Our competitors and enemies have arrows pointed at and are shooting them at our American Eagle.

Will we give them the advantage as we self-destruct with loathing for one another? 😉

(Source Photo: Andy Blumenthal)

It Takes A Village


I wanted to share some good tidbits about effective management, collaboration, and engagement that I heard this week at a Partnership for Public Service event.

It Takes A Village – No I don’t mean the book by Hillary Clinton, but rather the idea that no one person is an island and no one can do everything themselves. Rather, we need the strengths and insights that others have to offer; we need teamwork; we need each other!

2-Way Communication – Traditionally, organizations communicate from the top-down or center to the periphery (depending how you look at it).  But that doesn’t build buy-in and ownership. To do that, we need to have 2-way communication, people’s active participation in the process, and genuine employee engagement.

Get Out Of The Way –  We (generally) don’t need to tell people how to do their jobs, but rather develop the vision for what success looks like and then get out of the way of your managers and people. “Make managers manage and let managers manage” and similarly, I would say, hold people accountable but let people work and breath!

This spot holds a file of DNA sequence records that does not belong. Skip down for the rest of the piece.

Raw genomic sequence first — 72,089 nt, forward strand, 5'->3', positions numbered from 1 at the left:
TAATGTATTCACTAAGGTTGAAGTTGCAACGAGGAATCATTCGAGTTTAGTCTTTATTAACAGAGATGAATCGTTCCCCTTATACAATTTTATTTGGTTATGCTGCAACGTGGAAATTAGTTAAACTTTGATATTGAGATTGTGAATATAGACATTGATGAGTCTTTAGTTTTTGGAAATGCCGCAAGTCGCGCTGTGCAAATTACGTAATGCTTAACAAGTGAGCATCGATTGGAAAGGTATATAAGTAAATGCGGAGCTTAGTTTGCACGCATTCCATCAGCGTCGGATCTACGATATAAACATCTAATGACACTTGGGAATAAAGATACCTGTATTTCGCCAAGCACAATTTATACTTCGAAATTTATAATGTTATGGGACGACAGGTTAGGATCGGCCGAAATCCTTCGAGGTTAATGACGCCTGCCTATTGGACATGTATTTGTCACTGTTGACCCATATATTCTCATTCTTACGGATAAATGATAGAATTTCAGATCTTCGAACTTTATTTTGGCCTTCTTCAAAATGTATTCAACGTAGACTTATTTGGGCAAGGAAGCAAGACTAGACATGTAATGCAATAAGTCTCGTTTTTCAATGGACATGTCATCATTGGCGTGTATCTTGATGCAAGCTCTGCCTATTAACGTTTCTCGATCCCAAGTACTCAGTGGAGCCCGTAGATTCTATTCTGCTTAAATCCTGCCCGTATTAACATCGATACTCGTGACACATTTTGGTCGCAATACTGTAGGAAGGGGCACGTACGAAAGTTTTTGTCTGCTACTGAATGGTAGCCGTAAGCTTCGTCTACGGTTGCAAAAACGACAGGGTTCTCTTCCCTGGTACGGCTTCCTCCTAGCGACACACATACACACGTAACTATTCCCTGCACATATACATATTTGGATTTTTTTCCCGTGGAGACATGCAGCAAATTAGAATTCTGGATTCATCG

Things Change – While it’s important to have consistency, momentum, and stay the course, you also need to be agile as the facts on the ground change.  “Disregard what’s not working, and embrace what is.” But you must stay open to new ideas and ways of doing things.

This is our world of work–our village–and either everyone helps and gets onboard the train or they risk getting run over by it. 😉

(Source Photo: Andy Blumenthal)

What’s With All The Finger-pointing


Have you ever seen someone point fingers at the next guy/gal (a classmate, neighbor, co-worker, or even family and friends)?

It’s the blame game, the one-upmanship, the I’m golden and your mud way of doing business–can you really push that knife in any further?

And whatever finger your pointing, frankly it might as well be your middle finger in terms of the message you are sending. 

The old saying is that when you point fingers at others, there are three fingers pointing back at you–try it with your hand now and see what I mean.

Getting the job done–means working collaboratively and cohesively–we all contribute from our unique perspectives and skills sets. 

It’s synergy where the whole is greater than the sum of the parts, rather than I think I’ll take all the darn credit–hey, I really do deserve it (in my own mind anyway)! 

Really, it’s not who did what to whom, but who helped whom and giving credit amply all around.

Ultimately, when we work together, we are strong, and when we point fingers at each other, it’s because we are weak, and we are weakening our relationships and the organization. 

The only time to point a finger, for real, is when you are gesturing to the Heaven, where all blessings come and from whom we are all created in His image.